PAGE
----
We know that the electrostatic force between two charges depends on the medium between the charges and its permittivity. Why, then, doesn't the gravitational force depend on the medium?
Electrodynamics in Vacuum does not have a medium-dependence - as does gravity. If we do introduce a medium, we end up in a continuum theory of chargeable or polarisable media, which is where the permittivity comes from (for anyone not familiar with this, I would recommend reading a bit of Jackson's Electrodynamics). In gravity, there is no such thing as polarisation or charges of media, thus no need to include continuum effects (as far as I know, GR is not my forte).
The permittivity of the medium between two electric charges affects their electrostatic interaction because the medium can become polarized: that is, the medium has lots of neutral atoms inside it, and in each of those atoms the positive and negative charges shift to create a tiny dipole, and in the process they create thin layers of positive and negative net charges at the surfaces of the medium facing the original charges, where there's no adjacent atoms of the medium to cancel out the outward-facing parts of the last atoms. These surface charge layers then affect the electrostatic interactions between the original charges.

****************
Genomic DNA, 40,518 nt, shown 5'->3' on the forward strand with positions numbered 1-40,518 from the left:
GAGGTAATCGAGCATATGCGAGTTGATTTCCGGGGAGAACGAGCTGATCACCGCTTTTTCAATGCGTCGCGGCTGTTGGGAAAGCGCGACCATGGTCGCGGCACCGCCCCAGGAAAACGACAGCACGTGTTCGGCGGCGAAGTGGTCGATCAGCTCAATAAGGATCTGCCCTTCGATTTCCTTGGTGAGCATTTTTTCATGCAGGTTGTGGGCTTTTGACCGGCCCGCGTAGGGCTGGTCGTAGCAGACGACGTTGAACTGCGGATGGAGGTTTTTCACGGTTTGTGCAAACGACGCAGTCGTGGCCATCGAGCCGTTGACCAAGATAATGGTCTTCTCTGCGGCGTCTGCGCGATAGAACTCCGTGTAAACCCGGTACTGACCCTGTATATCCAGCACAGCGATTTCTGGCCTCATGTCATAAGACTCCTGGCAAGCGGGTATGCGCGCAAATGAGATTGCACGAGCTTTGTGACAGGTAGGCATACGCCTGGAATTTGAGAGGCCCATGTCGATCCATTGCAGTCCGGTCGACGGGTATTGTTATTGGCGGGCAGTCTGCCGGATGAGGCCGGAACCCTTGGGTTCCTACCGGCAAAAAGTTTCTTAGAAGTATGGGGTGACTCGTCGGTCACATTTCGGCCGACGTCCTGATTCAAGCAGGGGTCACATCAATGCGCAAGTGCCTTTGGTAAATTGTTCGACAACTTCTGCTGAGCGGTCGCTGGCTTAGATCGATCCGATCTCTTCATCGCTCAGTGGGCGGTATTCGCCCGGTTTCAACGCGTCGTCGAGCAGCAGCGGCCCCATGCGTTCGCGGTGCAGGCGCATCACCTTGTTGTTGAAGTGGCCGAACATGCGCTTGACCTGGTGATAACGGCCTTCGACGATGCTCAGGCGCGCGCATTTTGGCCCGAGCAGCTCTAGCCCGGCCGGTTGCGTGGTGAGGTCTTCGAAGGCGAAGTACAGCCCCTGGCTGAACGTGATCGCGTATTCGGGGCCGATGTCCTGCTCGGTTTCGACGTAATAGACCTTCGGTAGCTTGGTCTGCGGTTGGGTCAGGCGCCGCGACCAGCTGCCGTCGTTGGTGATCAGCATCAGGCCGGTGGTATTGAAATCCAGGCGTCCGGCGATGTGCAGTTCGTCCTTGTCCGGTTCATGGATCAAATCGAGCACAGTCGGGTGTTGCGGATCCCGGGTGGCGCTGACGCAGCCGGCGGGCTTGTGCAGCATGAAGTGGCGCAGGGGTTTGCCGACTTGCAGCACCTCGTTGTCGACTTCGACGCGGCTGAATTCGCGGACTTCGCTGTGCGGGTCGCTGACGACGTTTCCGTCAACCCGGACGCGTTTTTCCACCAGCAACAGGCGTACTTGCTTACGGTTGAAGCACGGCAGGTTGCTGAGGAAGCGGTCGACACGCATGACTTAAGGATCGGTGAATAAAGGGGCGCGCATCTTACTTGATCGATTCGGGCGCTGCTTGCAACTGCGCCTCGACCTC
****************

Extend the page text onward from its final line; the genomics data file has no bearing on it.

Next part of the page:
In gravity, on the other hand, there simply isn't a negative mass with an attractive gravitational interaction to normal matter, so the atoms in the medium cannot form gravitational dipoles (they can only shift positions) and they cannot form surface layers of gravity-cancelling 'negative mass'. Since that mechanism is no longer present, its simplified manifestation (i.e. the medium's permittivity) is also gone.